Editor’s note: Readers of Evolution News likely know the central thesis of Stephen Meyer’s bestseller, Darwin’s Doubt: The Explosive Origin of Animal Life and the Case for Intelligent Design. Meyer argues that the functional biological information necessary to build the Cambrian animals is best explained by the activity of a designing intelligence, rather than an undirected, materialistic evolutionary process. Most reviews of Darwin’s Doubt curiously omitted to address or even to accurately report this central claim. However, a review by philosophers Robert Bishop and Robert O’Connor in Books & Culture was a welcome exception. In this 6-part series, adapted from Debating Darwin’s Doubt, edited by ENV‘s David Klinghoffer, Dr. Meyer responds to their critiques. This is Part 6 of the series. Look here for Parts 1, 2, 3, 4, and 5.
Though I don’t need to justify substance dualism as a condition of making design inferences, it doesn’t follow that there are not good justifications either for (a) presupposing some form of minimalist pre-theoretic form of dualism or (b) for the philosophical position of substance dualism itself.
In the first place, some form of dualism may well be a properly basic belief, justified by the universal human experience of being aware of ourselves as simple, conscious subjects or “I’s” distinct from our physical bodies. Since we have a similar awareness of our mind’s causal powers (and their ability to exercise “downward” causation on the physical world as opposed to being a mere epiphenomenon resting inertly atop a neurophysiological substrate) our pre-theoretic awareness of these powers may well implicitly constitute a dualist understanding of mind. Yet, it does not follow from this fact that our pre-theoretic conceptions of mind need explicit philosophical justification. Instead, assuming a (minimally dualistic) conception of mind may well be a properly basic belief.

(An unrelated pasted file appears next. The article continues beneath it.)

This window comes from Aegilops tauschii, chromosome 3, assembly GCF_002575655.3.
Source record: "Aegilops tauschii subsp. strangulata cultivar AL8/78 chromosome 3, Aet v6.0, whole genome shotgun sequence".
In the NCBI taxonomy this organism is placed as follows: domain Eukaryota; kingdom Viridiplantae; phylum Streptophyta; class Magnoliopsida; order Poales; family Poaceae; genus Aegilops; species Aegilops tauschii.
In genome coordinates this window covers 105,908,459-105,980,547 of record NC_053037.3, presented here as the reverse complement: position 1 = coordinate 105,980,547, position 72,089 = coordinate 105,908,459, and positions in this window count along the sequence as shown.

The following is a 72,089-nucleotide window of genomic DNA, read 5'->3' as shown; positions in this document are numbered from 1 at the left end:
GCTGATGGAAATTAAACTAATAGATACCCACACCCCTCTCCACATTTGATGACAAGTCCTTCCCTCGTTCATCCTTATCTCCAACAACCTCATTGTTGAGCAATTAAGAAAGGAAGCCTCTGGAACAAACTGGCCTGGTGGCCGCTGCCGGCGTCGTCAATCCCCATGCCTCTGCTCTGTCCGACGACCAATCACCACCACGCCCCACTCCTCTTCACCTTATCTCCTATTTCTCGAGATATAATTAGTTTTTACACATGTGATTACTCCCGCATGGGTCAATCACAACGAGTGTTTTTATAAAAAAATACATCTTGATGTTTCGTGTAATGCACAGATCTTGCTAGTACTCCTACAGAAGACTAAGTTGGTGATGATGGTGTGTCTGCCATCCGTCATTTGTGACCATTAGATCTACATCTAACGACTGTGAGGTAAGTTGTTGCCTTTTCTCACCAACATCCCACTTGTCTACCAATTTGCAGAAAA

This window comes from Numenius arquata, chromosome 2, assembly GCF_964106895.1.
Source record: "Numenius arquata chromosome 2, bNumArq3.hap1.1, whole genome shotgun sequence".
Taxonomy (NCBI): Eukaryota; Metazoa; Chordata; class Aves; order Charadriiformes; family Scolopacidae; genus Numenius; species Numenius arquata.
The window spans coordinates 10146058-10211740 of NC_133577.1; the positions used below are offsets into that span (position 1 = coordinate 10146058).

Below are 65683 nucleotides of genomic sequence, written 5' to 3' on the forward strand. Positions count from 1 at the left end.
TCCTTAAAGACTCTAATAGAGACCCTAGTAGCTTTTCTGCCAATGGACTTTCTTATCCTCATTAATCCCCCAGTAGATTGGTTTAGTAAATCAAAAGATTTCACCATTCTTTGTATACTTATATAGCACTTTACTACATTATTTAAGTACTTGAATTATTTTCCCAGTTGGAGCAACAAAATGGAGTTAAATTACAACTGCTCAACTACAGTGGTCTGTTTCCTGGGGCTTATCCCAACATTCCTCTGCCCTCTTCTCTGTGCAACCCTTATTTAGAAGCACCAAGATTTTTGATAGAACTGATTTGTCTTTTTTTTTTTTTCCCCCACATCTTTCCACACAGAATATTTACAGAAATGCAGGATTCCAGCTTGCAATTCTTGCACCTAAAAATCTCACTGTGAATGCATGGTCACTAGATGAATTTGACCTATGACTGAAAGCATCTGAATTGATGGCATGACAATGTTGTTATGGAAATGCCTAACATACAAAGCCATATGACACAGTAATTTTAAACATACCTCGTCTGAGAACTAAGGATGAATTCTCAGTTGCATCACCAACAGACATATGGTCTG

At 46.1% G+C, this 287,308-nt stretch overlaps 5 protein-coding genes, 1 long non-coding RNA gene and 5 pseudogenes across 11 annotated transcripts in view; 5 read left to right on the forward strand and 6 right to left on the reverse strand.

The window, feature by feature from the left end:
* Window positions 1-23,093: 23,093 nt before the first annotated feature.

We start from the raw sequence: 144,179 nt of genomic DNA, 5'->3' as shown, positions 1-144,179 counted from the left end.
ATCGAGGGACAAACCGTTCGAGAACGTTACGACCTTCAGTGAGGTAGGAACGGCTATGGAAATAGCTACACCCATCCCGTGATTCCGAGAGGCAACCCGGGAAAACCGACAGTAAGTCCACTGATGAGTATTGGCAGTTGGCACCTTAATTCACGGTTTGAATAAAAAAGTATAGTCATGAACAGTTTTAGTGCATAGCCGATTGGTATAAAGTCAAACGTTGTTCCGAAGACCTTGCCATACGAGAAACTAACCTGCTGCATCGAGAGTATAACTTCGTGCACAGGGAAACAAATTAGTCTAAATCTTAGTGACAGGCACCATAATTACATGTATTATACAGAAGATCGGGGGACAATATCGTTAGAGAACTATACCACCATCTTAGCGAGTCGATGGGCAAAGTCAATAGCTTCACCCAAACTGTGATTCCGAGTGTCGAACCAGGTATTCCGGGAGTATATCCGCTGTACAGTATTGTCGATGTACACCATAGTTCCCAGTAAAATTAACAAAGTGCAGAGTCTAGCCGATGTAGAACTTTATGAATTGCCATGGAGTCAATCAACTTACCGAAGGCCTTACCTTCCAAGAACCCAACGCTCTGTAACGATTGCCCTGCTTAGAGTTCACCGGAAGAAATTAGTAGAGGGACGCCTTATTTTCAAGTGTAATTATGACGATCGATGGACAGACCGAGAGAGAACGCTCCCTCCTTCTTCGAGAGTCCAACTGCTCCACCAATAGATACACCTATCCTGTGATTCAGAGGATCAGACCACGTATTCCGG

Indeed, virtually everyone accepts the belief that their minds have causal powers, including powers that material objects and process do not. Moreover, even those few materialist scientists or philosophers who deny this belief in their explicit philosophical or scientific statements betray a commitment to it in many ways as they go about their daily lives. Materialists cannot live consistently with their own denial of the causal powers of their own minds. Instead, their actions betray their belief in those powers.
In addition, virtually no one gives arguments for — or, more importantly, feels the need to give arguments for — their belief in the causal powers of their own mind. And almost no one (save for a few ideologically-zealous physicalist philosophers) thinks there are defeaters for this belief. For all these reasons, it seems the common belief that our minds have causal powers, including causal powers that material objects and processes do not, seems to qualify as properly basic.